HENRY COWELL (b. Menlo Park, California March 11, 1897; d. Woodstock, New York December 10, 1965) is the single most influential individual of the 20th-century American avant-garde and arguably the most important individual of American music of the past century. The son of an Irish immigrant father and radical leftist mother, he began playing music by the age of five and composing by the age of eight. Raised in poverty by his mother in San Francisco's Chinatown, he was a keen listener of Asian and folk musics and a highly experimental composer as a teenager. In his 20s, he performed his work widely, wrote the book New Musical Resources in which he speculated a a range of rhythmic and harmonic possibilities that influenced generations of composers including John Cage, and founded New Music Quarterly, a periodical that laid the groundwork for America's mid-20th century advances in musical technique and thought. A champion of elevated and undersung performers, he was the first to publish many of Charles Ives's scores in the '30s. When in 1936 he was arrested for engaging in homosexual sex and spent four years in prison, Ives cut off contact with him. (Ives meanwhile continued to work with Lou Harrison, who was also homosexual, although not "out" at the time.) Cowell was pardoned in 1942, but he was more careful in every part of his life including his music. His compositions, including the Set of Five (ca. 1952) were more sedate. He compiled albums for the Folkways label including the Music of the World's Peoples, an underappreciated masterpiece derived largely from commercial recordings and which laid the groundwork for "world music" and was an influence on Harry Smith's An Anthology of American Folk Music. He died of cancer at the age of 68.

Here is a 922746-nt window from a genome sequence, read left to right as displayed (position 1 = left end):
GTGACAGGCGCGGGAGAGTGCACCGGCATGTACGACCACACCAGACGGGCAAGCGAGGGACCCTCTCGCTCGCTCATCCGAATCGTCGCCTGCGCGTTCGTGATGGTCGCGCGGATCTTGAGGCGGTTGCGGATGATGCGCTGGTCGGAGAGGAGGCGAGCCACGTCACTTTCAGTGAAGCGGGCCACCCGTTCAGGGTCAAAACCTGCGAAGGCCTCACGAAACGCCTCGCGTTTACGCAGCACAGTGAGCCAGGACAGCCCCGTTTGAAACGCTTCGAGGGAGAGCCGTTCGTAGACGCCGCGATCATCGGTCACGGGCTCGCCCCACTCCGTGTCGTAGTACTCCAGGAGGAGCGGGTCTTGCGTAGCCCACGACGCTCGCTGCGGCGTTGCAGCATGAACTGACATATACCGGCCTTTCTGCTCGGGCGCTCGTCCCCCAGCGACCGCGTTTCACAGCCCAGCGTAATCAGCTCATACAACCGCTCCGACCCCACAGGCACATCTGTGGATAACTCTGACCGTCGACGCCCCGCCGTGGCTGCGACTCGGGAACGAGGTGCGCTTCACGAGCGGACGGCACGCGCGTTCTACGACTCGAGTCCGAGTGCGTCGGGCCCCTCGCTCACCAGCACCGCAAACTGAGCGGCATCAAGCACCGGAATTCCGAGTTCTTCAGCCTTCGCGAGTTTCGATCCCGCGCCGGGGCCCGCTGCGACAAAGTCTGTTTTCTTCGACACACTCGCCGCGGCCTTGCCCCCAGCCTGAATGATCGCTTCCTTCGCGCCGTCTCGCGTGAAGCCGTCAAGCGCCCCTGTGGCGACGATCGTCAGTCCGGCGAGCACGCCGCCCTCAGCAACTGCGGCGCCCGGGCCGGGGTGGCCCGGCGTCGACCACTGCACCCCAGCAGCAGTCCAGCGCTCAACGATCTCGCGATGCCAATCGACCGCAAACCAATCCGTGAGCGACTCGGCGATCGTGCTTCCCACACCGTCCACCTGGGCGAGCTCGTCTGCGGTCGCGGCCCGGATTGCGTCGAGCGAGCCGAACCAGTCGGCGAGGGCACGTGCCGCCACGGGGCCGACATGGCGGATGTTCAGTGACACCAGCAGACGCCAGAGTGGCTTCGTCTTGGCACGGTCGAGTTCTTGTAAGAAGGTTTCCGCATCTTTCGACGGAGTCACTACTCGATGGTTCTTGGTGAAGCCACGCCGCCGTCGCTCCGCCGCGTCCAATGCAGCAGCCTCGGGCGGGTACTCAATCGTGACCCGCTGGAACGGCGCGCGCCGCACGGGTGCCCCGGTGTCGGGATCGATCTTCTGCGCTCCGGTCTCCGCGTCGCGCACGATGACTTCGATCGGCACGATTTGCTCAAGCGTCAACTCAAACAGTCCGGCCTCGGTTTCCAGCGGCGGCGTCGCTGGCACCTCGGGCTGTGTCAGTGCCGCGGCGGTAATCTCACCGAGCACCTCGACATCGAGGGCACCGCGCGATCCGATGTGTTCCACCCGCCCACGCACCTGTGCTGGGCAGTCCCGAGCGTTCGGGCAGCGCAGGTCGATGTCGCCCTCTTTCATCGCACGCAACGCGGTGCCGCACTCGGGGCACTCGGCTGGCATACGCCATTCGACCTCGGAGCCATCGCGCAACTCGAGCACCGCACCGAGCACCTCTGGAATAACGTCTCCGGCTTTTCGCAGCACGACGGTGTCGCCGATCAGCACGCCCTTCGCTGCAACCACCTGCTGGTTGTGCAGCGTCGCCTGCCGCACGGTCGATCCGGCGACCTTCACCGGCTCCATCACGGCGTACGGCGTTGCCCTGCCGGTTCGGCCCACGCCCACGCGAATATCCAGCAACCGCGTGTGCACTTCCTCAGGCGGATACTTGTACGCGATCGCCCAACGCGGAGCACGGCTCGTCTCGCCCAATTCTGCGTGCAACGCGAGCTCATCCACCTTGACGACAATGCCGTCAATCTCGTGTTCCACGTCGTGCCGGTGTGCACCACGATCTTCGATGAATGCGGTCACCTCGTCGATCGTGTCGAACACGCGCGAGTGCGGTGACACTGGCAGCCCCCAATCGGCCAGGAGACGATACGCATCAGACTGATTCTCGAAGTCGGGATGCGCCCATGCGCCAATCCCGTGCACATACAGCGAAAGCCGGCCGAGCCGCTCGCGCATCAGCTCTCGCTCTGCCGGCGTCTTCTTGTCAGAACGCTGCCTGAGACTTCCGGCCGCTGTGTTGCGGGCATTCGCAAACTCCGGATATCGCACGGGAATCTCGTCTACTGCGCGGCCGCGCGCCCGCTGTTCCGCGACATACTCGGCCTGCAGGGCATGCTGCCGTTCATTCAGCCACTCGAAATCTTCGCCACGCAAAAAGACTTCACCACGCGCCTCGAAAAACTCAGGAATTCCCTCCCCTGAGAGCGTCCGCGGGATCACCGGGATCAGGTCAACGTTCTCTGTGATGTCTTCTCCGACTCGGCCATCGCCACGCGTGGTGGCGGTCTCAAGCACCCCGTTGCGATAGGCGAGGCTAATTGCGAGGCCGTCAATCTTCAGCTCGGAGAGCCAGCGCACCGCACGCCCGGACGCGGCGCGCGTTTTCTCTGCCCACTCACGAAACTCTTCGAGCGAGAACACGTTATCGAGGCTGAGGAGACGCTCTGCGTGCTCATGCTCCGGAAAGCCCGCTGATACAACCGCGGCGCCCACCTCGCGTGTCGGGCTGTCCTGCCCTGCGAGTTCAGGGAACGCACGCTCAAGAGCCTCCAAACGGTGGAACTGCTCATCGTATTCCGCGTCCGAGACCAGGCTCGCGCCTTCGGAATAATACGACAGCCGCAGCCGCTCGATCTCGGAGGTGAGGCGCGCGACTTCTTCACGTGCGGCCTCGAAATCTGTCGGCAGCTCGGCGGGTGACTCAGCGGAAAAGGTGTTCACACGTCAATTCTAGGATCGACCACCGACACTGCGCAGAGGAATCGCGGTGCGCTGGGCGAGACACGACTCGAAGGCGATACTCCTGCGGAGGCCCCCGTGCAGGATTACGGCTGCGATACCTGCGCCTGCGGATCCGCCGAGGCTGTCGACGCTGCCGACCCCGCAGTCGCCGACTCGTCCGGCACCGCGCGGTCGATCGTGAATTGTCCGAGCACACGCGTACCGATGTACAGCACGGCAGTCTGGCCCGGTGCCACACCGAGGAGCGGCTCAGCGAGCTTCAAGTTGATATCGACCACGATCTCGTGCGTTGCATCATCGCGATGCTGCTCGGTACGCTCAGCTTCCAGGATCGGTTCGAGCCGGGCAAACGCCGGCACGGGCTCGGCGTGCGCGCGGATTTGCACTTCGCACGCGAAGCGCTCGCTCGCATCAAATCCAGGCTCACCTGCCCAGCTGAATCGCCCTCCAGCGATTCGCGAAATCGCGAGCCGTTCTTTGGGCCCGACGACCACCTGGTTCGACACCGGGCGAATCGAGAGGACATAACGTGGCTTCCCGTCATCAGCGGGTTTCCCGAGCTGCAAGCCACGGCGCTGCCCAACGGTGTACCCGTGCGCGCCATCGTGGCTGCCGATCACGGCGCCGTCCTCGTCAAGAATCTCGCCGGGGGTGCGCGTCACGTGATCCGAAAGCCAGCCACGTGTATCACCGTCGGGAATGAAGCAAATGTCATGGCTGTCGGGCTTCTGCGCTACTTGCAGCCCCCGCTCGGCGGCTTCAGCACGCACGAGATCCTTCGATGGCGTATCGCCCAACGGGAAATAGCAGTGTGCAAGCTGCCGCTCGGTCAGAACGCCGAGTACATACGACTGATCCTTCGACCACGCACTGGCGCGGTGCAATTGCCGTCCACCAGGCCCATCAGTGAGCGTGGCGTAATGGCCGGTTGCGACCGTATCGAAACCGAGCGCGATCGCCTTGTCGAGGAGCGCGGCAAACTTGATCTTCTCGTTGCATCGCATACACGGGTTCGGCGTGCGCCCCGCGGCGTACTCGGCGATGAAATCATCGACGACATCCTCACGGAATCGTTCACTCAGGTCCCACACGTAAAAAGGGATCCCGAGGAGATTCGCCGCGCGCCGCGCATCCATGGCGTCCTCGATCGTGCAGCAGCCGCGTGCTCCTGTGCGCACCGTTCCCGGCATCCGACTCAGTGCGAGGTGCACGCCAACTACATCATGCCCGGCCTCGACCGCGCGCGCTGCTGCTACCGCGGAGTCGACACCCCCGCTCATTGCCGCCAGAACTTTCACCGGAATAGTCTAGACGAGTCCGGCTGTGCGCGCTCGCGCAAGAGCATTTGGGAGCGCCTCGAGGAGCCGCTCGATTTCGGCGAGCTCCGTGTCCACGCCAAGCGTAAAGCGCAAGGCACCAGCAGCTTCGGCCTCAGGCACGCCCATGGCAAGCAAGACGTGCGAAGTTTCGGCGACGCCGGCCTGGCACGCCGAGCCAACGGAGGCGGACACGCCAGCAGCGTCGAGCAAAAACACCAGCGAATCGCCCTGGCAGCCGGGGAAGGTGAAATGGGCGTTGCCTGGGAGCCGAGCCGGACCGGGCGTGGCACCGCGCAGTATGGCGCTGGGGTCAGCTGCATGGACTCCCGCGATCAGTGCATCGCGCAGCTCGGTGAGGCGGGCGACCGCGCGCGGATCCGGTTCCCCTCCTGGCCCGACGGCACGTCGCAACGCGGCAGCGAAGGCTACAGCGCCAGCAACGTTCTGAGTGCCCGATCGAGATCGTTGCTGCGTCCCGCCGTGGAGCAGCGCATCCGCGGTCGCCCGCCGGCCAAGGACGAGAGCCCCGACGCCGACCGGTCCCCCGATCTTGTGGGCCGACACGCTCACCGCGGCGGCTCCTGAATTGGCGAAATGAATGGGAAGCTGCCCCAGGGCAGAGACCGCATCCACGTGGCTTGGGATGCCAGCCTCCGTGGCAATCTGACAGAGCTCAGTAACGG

released November 30, 2023

Maro Ajemisn, piano: tracks 1-14
Anahid Ajemian, violin: tracks 1-3 & 10-14
Elden Bailey, percussion: tracks 10-14

Tracks 1-3 & 10-14 recorded ca. 1957, presumably produced by Edward Cole
Tracks 4-9 recorded ca. 1970 by David B. Hancock

Transfers, restorations, and notes by Ian Nagoski

Cover photo of Maro (left) and Anahid (right) Ajemian ca. 1948 via the New York Public LIbrary

More performances by Maro & Anahid Ajemian: